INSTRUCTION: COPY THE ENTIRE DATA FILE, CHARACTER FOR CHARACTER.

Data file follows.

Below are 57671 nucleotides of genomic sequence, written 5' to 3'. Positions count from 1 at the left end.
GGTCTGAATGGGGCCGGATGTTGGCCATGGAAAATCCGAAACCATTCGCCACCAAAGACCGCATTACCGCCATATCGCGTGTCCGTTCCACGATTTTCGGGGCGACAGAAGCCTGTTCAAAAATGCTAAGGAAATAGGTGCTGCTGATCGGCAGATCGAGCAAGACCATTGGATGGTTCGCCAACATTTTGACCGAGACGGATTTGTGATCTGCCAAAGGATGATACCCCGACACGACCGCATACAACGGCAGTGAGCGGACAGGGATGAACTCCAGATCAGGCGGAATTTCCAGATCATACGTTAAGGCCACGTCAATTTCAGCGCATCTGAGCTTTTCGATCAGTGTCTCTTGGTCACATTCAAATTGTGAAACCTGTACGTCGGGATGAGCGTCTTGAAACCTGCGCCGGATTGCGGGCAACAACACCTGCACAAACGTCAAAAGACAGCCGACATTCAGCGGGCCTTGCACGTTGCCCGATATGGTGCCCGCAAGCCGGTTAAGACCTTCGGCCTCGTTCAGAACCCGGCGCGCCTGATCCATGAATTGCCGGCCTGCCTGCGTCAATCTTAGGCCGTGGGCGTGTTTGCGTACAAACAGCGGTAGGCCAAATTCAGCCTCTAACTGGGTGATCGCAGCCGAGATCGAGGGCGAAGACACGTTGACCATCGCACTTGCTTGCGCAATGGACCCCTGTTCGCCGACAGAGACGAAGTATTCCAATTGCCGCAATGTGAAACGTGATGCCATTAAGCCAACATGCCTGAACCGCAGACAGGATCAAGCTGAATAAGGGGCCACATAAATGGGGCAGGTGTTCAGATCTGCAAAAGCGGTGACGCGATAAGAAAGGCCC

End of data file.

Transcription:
Below are 57671 nucleotides of genomic sequence, written 5' to 3'. Positions count from 1 at the left end.
GGTCTGAATGGGGCCGGATGTTGGCCATGGAAAATCCGAAACCATTCGCCACCAAAGACCGCATTACCGCCATATCGCGTGTCCGTTCCACGATTTTCGGGGCGACAGAAGCCTGTTCAAAAATGCTAAGGAAATAGGTGCTGCTGATCGGCAGATCGAGCAAGACCATTGGATGGTTCGCCAACATTTTGACCGAGACGGATTTGTGATCTGCCAAAGGATGATACCCCGACACGACCGCATACAACGGCAGTGAGCGGACAGGGATGAACTCCAGATCAGGCGGAATTTCCAGATCATACGTTAAGGCCACGTCAATTTCAGCGCATCTGAGCTTTTCGATCAGTGTCTCTTGGTCACATTCAAATTGTGAAACCTGTACGTCGGGATGAGCGTCTTGAAACCTGCGCCGGATTGCGGGCAACAACACCTGCACAAACGTCAAAAGACAGCCGACATTCAGCGGGCCTTGCACGTTGCCCGATATGGTGCCCGCAAGCCGGTTAAGACCTTCGGCCTCGTTCAGAACCCGGCGCGCCTGATCCATGAATTGCCGGCCTGCCTGCGTCAATCTTAGGCCGTGGGCGTGTTTGCGTACAAACAGCGGTAGGCCAAATTCAGCCTCTAACTGGGTGATCGCAGCCGAGATCGAGGGCGAAGACACGTTGACCATCGCACTTGCTTGCGCAATGGACCCCTGTTCGCCGACAGAGACGAAGTATTCCAATTGCCGCAATGTGAAACGTGATGCCATTAAGCCAACATGCCTGAACCGCAGACAGGATCAAGCTGAATAAGGGGCCACATAAATGGGGCAGGTGTTCAGATCTGCAAAAGCGGTGACGCGATAAGAAAGGCCC